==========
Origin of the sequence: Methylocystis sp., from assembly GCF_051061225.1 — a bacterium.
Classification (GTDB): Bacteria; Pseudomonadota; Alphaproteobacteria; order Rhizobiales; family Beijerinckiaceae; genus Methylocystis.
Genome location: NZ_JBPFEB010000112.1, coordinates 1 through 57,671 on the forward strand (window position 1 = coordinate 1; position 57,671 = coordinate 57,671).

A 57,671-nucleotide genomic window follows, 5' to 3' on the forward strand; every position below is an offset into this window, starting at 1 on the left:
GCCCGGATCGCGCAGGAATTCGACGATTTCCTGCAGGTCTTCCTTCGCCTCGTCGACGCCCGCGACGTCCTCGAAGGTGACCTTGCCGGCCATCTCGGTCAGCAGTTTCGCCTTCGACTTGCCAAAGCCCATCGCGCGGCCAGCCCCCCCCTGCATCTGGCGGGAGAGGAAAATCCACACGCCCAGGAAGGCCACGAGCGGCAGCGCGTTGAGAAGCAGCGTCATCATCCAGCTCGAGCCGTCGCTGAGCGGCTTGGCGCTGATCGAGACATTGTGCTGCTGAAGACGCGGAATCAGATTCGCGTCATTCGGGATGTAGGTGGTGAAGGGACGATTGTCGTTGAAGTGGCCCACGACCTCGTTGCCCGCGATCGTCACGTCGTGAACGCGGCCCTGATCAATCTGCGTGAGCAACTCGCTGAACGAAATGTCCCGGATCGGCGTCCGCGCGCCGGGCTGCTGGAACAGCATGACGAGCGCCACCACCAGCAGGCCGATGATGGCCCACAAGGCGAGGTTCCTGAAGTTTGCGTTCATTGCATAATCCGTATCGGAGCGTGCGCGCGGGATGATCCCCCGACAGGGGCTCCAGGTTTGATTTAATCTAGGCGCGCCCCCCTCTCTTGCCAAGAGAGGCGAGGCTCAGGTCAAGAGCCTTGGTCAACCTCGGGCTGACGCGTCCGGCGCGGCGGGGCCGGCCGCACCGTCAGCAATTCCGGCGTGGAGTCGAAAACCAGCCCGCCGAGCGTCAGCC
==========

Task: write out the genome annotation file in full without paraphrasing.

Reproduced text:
Origin of the sequence: Methylocystis sp., from assembly GCF_051061225.1 — a bacterium.
Classification (GTDB): Bacteria; Pseudomonadota; Alphaproteobacteria; order Rhizobiales; family Beijerinckiaceae; genus Methylocystis.
Genome location: NZ_JBPFEB010000112.1, coordinates 1 through 57,671 on the forward strand (window position 1 = coordinate 1; position 57,671 = coordinate 57,671).

A 57,671-nucleotide genomic window follows, 5' to 3' on the forward strand; every position below is an offset into this window, starting at 1 on the left:
GCCCGGATCGCGCAGGAATTCGACGATTTCCTGCAGGTCTTCCTTCGCCTCGTCGACGCCCGCGACGTCCTCGAAGGTGACCTTGCCGGCCATCTCGGTCAGCAGTTTCGCCTTCGACTTGCCAAAGCCCATCGCGCGGCCAGCCCCCCCCTGCATCTGGCGGGAGAGGAAAATCCACACGCCCAGGAAGGCCACGAGCGGCAGCGCGTTGAGAAGCAGCGTCATCATCCAGCTCGAGCCGTCGCTGAGCGGCTTGGCGCTGATCGAGACATTGTGCTGCTGAAGACGCGGAATCAGATTCGCGTCATTCGGGATGTAGGTGGTGAAGGGACGATTGTCGTTGAAGTGGCCCACGACCTCGTTGCCCGCGATCGTCACGTCGTGAACGCGGCCCTGATCAATCTGCGTGAGCAACTCGCTGAACGAAATGTCCCGGATCGGCGTCCGCGCGCCGGGCTGCTGGAACAGCATGACGAGCGCCACCACCAGCAGGCCGATGATGGCCCACAAGGCGAGGTTCCTGAAGTTTGCGTTCATTGCATAATCCGTATCGGAGCGTGCGCGCGGGATGATCCCCCGACAGGGGCTCCAGGTTTGATTTAATCTAGGCGCGCCCCCCTCTCTTGCCAAGAGAGGCGAGGCTCAGGTCAAGAGCCTTGGTCAACCTCGGGCTGACGCGTCCGGCGCGGCGGGGCCGGCCGCACCGTCAGCAATTCCGGCGTGGAGTCGAAAACCAGCCCGCCGAGCGTCAGCC